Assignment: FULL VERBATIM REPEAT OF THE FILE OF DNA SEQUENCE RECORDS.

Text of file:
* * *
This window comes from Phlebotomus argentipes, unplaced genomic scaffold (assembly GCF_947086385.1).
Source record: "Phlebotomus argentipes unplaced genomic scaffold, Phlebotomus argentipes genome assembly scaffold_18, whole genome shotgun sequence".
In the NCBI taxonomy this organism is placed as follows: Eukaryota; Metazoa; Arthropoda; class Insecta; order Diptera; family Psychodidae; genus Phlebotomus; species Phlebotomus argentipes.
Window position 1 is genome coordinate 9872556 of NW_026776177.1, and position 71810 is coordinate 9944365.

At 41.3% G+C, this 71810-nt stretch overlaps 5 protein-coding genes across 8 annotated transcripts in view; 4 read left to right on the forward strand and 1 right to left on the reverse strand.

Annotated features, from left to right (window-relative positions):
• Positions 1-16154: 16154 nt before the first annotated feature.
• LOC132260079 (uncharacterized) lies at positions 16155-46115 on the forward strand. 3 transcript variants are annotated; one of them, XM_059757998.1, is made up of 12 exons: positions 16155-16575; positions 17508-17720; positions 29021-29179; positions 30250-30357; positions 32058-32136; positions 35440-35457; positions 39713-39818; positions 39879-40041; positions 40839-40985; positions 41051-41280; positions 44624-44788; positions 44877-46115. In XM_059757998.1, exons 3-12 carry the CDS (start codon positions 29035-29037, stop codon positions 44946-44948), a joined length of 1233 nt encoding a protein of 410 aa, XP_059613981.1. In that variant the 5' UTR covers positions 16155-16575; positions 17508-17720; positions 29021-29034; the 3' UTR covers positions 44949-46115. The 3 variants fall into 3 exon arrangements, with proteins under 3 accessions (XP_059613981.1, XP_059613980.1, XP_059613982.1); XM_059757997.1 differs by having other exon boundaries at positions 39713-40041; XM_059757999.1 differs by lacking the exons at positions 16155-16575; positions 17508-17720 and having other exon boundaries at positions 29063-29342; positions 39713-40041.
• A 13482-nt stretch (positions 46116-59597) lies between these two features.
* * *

This window comes from Phlebotomus argentipes, unplaced genomic scaffold (assembly GCF_947086385.1).
Source record: "Phlebotomus argentipes unplaced genomic scaffold, Phlebotomus argentipes genome assembly scaffold_18, whole genome shotgun sequence".
In the NCBI taxonomy this organism is placed as follows: Eukaryota; Metazoa; Arthropoda; class Insecta; order Diptera; family Psychodidae; genus Phlebotomus; species Phlebotomus argentipes.
Window position 1 is genome coordinate 9872556 of NW_026776177.1, and position 71810 is coordinate 9944365.

At 41.3% G+C, this 71810-nt stretch overlaps 5 protein-coding genes across 8 annotated transcripts in view; 4 read left to right on the forward strand and 1 right to left on the reverse strand.

Annotated features, from left to right (window-relative positions):
• Positions 1-16154: 16154 nt before the first annotated feature.
• LOC132260079 (uncharacterized) lies at positions 16155-46115 on the forward strand. 3 transcript variants are annotated; one of them, XM_059757998.1, is made up of 12 exons: positions 16155-16575; positions 17508-17720; positions 29021-29179; positions 30250-30357; positions 32058-32136; positions 35440-35457; positions 39713-39818; positions 39879-40041; positions 40839-40985; positions 41051-41280; positions 44624-44788; positions 44877-46115. In XM_059757998.1, exons 3-12 carry the CDS (start codon positions 29035-29037, stop codon positions 44946-44948), a joined length of 1233 nt encoding a protein of 410 aa, XP_059613981.1. In that variant the 5' UTR covers positions 16155-16575; positions 17508-17720; positions 29021-29034; the 3' UTR covers positions 44949-46115. The 3 variants fall into 3 exon arrangements, with proteins under 3 accessions (XP_059613981.1, XP_059613980.1, XP_059613982.1); XM_059757997.1 differs by having other exon boundaries at positions 39713-40041; XM_059757999.1 differs by lacking the exons at positions 16155-16575; positions 17508-17720 and having other exon boundaries at positions 29063-29342; positions 39713-40041.
• A 13482-nt stretch (positions 46116-59597) lies between these two features.